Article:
Simply put, we think this is the most beautiful chandelier in existence. So, of course, we named it the King.
Thus named because it is the Crown of our collection. Or, you could even say it is named after us – King’s Chandelier Company. In the olden days we called this the 12+6, but that name did not do it justice.
It is large at 32″ wide and 45″ long, but not so big that it looks overdone. Just big enough. It has the perfect number of lights at 18 (12 on the lower arms and 6 on the upper). Superbly proportioned.
Where could you use this in your home? No matter where, it would look spectacular. Click the photo above to see all available options for the King Crystal Chandelier.
We know to keep our expectations of a Christmas snow pretty low here in the South, but being able to wear shorts on Christmas Day is a bit of a seasonal bummer. We’ve had dreary, warm rain and quite a bit of it.
Today, I decided to make my own snowflakes.
One of my favorite things to do around here is take a bit of a lie-down in what we call our “Strass Room”. It is the room in our showroom building where we display our chandeliers trimmed in Swarovski: black ceiling, royal blue walls and carpet and tons of sparkle. I stretch out on the floor and look up at all of the glittering chandeliers. Lovely.
Did you decorate your chandelier for the holidays?
You’d think we would be purists about crystal chandeliers, but life is too short to not have some fun and mix it up a little.
Some of my favorite things to search for on Pinterest are your photos of chandeliers adorned with garland, balls, ribbon – whatever makes the festive more festive. Here’s my board: Decorate Your Chandelier.
We would love to see your photos! Tag us on any social media #kingschandelier.
Believe it or not, the “Holidays” are right around the corner. That means Thanksgiving, Hanukkah, Christmas, New Year (and more) which call for table adornments and party decorations galore! What do all of these festivities have in common? A gorgeous table setting. And, what is the most beautiful part of a table setting? A crystal chandelier, of course.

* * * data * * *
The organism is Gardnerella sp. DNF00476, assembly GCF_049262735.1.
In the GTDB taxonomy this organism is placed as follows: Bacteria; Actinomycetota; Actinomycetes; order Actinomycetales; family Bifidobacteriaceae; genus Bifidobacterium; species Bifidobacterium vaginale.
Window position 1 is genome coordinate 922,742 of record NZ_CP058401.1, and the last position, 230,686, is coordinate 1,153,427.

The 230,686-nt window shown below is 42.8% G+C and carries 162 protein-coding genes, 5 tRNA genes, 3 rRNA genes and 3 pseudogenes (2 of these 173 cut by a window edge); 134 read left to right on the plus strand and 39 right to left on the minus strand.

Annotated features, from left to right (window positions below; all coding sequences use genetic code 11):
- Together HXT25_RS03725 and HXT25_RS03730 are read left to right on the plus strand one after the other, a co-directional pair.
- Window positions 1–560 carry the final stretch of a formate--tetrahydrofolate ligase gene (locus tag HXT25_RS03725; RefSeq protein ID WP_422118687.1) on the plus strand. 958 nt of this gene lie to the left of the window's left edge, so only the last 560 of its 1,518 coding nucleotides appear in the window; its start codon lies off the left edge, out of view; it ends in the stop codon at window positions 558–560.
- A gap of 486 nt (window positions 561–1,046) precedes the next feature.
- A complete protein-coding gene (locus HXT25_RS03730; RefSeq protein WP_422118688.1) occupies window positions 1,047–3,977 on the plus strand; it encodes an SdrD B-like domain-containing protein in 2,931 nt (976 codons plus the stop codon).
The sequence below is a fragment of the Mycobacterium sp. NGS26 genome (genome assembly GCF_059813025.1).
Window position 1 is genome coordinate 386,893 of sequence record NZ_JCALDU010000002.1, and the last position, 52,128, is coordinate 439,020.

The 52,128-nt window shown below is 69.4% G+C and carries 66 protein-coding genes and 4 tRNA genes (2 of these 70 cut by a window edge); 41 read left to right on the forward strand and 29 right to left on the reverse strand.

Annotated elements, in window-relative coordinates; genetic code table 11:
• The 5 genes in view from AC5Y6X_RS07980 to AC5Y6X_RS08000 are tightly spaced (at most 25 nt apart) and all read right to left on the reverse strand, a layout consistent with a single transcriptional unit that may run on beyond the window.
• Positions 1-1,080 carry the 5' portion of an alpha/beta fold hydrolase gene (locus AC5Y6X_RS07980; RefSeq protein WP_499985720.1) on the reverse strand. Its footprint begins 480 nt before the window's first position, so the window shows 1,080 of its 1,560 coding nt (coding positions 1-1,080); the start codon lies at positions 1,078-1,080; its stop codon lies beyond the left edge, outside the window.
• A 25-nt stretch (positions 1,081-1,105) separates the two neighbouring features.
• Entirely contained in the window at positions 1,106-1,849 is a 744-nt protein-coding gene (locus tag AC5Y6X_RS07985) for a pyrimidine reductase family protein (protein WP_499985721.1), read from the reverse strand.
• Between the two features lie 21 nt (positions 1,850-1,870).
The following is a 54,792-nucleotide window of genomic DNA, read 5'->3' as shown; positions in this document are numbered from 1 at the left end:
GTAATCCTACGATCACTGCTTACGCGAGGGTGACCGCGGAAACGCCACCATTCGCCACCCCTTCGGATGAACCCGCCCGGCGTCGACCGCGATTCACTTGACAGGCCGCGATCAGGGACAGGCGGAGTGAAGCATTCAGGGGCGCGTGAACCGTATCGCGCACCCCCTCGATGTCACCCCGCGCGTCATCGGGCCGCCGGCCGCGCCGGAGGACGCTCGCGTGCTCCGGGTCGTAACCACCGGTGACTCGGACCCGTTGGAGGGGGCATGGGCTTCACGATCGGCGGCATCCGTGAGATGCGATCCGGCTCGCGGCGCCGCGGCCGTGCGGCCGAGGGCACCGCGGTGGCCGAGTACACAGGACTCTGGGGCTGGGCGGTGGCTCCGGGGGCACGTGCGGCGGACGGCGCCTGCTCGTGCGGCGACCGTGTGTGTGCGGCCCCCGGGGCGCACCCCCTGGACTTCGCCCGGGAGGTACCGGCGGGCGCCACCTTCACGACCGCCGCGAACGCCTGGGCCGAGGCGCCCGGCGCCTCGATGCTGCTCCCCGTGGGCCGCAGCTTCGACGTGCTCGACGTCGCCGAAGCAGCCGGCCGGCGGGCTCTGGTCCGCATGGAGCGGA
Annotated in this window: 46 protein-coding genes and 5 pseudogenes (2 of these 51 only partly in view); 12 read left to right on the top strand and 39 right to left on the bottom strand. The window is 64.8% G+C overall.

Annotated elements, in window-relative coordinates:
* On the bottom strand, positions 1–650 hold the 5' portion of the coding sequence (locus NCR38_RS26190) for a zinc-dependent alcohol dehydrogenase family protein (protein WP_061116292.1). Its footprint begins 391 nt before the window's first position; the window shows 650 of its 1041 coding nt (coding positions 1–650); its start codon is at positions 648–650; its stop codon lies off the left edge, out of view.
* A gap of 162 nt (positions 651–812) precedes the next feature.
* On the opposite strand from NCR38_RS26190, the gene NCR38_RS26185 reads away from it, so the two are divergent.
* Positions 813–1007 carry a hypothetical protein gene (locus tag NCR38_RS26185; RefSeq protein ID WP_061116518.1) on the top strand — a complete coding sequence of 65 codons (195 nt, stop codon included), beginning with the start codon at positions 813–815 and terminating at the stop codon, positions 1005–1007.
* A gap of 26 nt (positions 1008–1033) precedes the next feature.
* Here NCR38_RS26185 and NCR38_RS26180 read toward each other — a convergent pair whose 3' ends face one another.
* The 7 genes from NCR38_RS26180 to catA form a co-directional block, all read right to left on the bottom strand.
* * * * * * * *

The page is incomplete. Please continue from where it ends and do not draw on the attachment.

Yes, your crystal chandelier should be considered part of your table setting. It should not be so high off the table that it is considered a ceiling light instead of an integral part of your dining experience.
We recommend 28” and 34” between the top of your table to the lowest point of your chandelier. This is plenty of space for laughing and sharing across the table. Everyone’s eyes can meet, but they are also aware of the elegant glitter just a tad bit over their sight line.
As you start thinking about your family dinners and parties, take a good look at your chandelier height and keep in mind how things look from the seated perspective. After all, that’s how you spend most of your time in the dining room.
For other ideas to enhance your dining experience, keep an eye out for postings here on our blog, or you can check out our idea pages on Pinterest.
This morning I flipped through some lovely decorating suggestions on my favorite site Apartment Therapy. They were sharing the idea of hanging a crystal chandelier over your bathtub. Yay for crystal chandeliers!